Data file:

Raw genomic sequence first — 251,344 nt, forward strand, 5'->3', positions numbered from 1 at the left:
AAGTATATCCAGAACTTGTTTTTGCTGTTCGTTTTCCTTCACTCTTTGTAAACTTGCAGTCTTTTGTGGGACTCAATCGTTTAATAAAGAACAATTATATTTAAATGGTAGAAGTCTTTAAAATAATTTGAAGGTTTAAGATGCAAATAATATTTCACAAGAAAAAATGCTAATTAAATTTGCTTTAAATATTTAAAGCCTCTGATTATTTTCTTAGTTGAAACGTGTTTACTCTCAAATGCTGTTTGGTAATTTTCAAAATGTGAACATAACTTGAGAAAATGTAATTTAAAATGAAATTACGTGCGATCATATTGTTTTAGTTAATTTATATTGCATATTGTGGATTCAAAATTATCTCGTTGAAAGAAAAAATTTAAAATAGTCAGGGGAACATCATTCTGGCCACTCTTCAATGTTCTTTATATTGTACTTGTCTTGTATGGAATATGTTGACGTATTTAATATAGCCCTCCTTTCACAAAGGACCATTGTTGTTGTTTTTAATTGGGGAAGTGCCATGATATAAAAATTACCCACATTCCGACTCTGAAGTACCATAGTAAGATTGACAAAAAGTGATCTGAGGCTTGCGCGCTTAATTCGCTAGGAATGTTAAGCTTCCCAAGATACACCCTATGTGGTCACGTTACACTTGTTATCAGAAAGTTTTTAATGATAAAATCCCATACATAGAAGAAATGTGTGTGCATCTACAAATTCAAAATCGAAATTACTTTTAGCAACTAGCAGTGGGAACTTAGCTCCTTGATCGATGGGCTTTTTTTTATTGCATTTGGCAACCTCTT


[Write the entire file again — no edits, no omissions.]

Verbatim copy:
Raw genomic sequence first — 251,344 nt, forward strand, 5'->3', positions numbered from 1 at the left:
AAGTATATCCAGAACTTGTTTTTGCTGTTCGTTTTCCTTCACTCTTTGTAAACTTGCAGTCTTTTGTGGGACTCAATCGTTTAATAAAGAACAATTATATTTAAATGGTAGAAGTCTTTAAAATAATTTGAAGGTTTAAGATGCAAATAATATTTCACAAGAAAAAATGCTAATTAAATTTGCTTTAAATATTTAAAGCCTCTGATTATTTTCTTAGTTGAAACGTGTTTACTCTCAAATGCTGTTTGGTAATTTTCAAAATGTGAACATAACTTGAGAAAATGTAATTTAAAATGAAATTACGTGCGATCATATTGTTTTAGTTAATTTATATTGCATATTGTGGATTCAAAATTATCTCGTTGAAAGAAAAAATTTAAAATAGTCAGGGGAACATCATTCTGGCCACTCTTCAATGTTCTTTATATTGTACTTGTCTTGTATGGAATATGTTGACGTATTTAATATAGCCCTCCTTTCACAAAGGACCATTGTTGTTGTTTTTAATTGGGGAAGTGCCATGATATAAAAATTACCCACATTCCGACTCTGAAGTACCATAGTAAGATTGACAAAAAGTGATCTGAGGCTTGCGCGCTTAATTCGCTAGGAATGTTAAGCTTCCCAAGATACACCCTATGTGGTCACGTTACACTTGTTATCAGAAAGTTTTTAATGATAAAATCCCATACATAGAAGAAATGTGTGTGCATCTACAAATTCAAAATCGAAATTACTTTTAGCAACTAGCAGTGGGAACTTAGCTCCTTGATCGATGGGCTTTTTTTTATTGCATTTGGCAACCTCTT